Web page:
Poster Session P2.104 Tropical cyclone flow structure in the presence of elevated terrain

Thursday, 13 May 2010
Arizona Ballroom 7 (JW MArriott Starr Pass Resort)
Brian J. Billings, National Research Council, Monterey, CA; and J. D. Doyle

Handout (1.3 MB)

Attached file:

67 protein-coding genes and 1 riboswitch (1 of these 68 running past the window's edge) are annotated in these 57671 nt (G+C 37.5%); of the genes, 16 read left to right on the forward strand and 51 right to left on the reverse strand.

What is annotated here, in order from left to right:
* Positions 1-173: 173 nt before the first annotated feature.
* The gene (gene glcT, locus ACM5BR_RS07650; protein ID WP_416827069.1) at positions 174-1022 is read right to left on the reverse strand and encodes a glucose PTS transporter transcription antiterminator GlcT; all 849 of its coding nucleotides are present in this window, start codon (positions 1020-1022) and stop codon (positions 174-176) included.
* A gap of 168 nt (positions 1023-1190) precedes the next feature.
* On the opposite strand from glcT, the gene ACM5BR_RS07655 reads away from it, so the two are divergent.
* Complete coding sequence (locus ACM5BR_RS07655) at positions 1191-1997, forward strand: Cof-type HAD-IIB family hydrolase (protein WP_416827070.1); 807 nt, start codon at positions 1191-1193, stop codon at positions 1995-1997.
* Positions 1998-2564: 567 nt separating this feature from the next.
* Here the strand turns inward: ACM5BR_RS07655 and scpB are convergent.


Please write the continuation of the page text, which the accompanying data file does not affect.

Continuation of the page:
This study investigates the consequences associated with downslope flow produced by a tropical cyclone interacting with elevated terrain. Particular examples include altering the storm track through the production of potential vorticity, changing the storm's convective structure through the ingestion of dried downslope air, and the enhancement or weakening of surface winds due to terrain effects. To investigate these potential processes, a series of idealized numerical simulations were performed with the tropical cyclone version of the Naval Research Laboratory's Coupled Ocean Atmosphere Mesoscale Prediction System (COAMPS-TC©). Axisymmetric Rankine vortices of varying intensity were placed in a uniform mean flow which directed the storm toward an idealized sinusoid island with a major axis oriented normal to the flow. The offset between the center of the storm and the island centerline was varied incrementally between 0 and 0.75 times the island width in either direction. Fields of pressure, wind vectors, simulated radar reflectivity, and potential vorticity are presented with the focus of analysis on the storm's track and convective structure and the leeside winds for each storm track.
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